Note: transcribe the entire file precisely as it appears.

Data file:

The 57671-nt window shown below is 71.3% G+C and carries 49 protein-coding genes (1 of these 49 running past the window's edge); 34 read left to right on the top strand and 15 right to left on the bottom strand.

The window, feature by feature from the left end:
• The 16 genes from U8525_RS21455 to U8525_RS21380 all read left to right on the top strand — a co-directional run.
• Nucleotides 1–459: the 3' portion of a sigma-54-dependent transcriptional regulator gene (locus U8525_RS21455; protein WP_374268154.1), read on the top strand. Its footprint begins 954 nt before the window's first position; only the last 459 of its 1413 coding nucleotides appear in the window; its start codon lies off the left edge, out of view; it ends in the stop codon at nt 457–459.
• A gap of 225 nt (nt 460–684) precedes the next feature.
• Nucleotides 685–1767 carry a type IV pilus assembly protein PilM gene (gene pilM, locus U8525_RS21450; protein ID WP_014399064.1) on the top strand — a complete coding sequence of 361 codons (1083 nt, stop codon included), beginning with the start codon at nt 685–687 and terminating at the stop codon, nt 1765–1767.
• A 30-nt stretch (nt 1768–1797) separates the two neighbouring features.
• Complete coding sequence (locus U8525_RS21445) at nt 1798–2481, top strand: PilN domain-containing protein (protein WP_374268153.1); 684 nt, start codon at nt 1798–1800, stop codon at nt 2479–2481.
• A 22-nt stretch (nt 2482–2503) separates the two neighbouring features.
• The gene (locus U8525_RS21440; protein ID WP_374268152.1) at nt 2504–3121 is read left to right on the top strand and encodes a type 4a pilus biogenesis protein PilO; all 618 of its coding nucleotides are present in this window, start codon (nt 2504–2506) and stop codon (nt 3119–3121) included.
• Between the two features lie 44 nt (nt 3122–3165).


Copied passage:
The 57671-nt window shown below is 71.3% G+C and carries 49 protein-coding genes (1 of these 49 running past the window's edge); 34 read left to right on the top strand and 15 right to left on the bottom strand.

The window, feature by feature from the left end:
• The 16 genes from U8525_RS21455 to U8525_RS21380 all read left to right on the top strand — a co-directional run.
• Nucleotides 1–459: the 3' portion of a sigma-54-dependent transcriptional regulator gene (locus U8525_RS21455; protein WP_374268154.1), read on the top strand. Its footprint begins 954 nt before the window's first position; only the last 459 of its 1413 coding nucleotides appear in the window; its start codon lies off the left edge, out of view; it ends in the stop codon at nt 457–459.
• A gap of 225 nt (nt 460–684) precedes the next feature.
• Nucleotides 685–1767 carry a type IV pilus assembly protein PilM gene (gene pilM, locus U8525_RS21450; protein ID WP_014399064.1) on the top strand — a complete coding sequence of 361 codons (1083 nt, stop codon included), beginning with the start codon at nt 685–687 and terminating at the stop codon, nt 1765–1767.
• A 30-nt stretch (nt 1768–1797) separates the two neighbouring features.
• Complete coding sequence (locus U8525_RS21445) at nt 1798–2481, top strand: PilN domain-containing protein (protein WP_374268153.1); 684 nt, start codon at nt 1798–1800, stop codon at nt 2479–2481.
• A 22-nt stretch (nt 2482–2503) separates the two neighbouring features.
• The gene (locus U8525_RS21440; protein ID WP_374268152.1) at nt 2504–3121 is read left to right on the top strand and encodes a type 4a pilus biogenesis protein PilO; all 618 of its coding nucleotides are present in this window, start codon (nt 2504–2506) and stop codon (nt 3119–3121) included.
• Between the two features lie 44 nt (nt 3122–3165).